Index of Memorial Resolutions and Biographical Sketches

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A B C D E F G H I J K L M N O P Q R S T U V W X Y Z

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IN MEMORIAM

LEVETTE JOE BERRY

Levette Joe Berry, professor of microbiology and an internationally known medical microbiologist, died on February 26, 1987, in Washington, D.C., where he was attending a conference. He was 76.

Professor Berry was born on June 17, 1910, in Birmingham, Alabama. He received a bachelor's degree from Southwest Texas State Teachers College, now known as Southwest Texas State University, in 1930. He earned a PhD from The University of Texas at Austin in 1939, and taught as an instructor at the University from 1938 to 1940.

He joined the faculty of Bryn Mawr College in Pennsylvania in 1940, where he was professor of biology, chairman of the biology department, and secretary of the faculty. In 1969-70, Dr. Berry was also acting provost. He returned to The University of Texas at Austin in 1970, where he served as chairman of the Department of Microbiology until 1975.

An authority on the interactions of infectious micro-organisms and their hosts, Professor Berry was a prolific contributor to scientific journals and a frequent speaker at international meetings in his field of specialization. He was a member of the board of governors of the American Academy of Microbiology from 1967 to 1972, serving as its chairman in 1970-71.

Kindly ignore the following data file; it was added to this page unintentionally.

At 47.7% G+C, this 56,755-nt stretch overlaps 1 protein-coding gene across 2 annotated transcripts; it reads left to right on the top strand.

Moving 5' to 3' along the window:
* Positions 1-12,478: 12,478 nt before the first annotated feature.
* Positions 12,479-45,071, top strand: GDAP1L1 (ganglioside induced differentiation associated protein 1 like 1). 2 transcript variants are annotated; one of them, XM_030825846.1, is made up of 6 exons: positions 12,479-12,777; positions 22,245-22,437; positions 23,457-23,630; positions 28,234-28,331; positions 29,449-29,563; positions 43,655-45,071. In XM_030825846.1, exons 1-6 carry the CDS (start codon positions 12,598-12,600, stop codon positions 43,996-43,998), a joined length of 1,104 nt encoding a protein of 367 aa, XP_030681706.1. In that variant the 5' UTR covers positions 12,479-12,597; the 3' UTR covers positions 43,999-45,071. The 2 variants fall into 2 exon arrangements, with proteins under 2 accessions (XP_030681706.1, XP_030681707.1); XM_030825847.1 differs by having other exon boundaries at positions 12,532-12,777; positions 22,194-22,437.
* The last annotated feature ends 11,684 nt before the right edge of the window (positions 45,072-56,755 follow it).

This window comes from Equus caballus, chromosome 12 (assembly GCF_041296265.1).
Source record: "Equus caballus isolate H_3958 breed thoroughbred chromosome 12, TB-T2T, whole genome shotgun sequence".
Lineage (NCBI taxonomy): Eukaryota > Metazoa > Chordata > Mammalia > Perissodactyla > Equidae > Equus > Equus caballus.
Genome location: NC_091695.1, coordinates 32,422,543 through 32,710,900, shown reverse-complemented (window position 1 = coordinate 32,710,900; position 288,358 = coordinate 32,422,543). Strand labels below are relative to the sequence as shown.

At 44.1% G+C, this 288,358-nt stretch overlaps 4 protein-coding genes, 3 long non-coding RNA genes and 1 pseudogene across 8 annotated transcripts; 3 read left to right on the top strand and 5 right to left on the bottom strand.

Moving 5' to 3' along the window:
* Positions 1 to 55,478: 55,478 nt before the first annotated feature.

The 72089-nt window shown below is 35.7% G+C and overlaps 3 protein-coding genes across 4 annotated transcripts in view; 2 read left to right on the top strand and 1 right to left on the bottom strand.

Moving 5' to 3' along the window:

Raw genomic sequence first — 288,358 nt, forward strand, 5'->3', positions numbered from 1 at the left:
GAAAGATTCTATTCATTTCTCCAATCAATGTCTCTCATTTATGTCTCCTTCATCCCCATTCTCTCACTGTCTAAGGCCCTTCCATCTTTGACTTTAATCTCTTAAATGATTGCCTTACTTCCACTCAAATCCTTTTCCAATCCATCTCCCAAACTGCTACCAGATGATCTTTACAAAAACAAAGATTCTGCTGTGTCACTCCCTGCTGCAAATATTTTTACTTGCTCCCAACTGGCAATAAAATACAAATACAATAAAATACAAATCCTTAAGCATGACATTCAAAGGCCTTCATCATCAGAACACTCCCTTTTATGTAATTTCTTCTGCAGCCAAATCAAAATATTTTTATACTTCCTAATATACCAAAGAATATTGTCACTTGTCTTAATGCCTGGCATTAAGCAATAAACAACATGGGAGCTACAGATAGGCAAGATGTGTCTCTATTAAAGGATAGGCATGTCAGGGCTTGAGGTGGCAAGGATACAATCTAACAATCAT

In a teaching and research career that spanned 52 years, Dr. Berry received numerous honors, including the Smith Kline and French Distinguished Teaching Award in 1970 and a Distinguished Alumnus Award from Southwest Texas State University in 1983. In addition, he was chairman of the research advisory board for the Alfred I. duPont Institute of the Nemours Foundation and chairman of the life sciences panel of the National Research Council Associateship Program.


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John R. Durbin, Secretary
The General Faculty

Biographical sketch prepared by Teresa Palomo Acosta and posted on the Faculty Council web site on November 17, 2000. Additional biographical sources can be found in Barker Texas History Center and the UT Office of Public Affairs.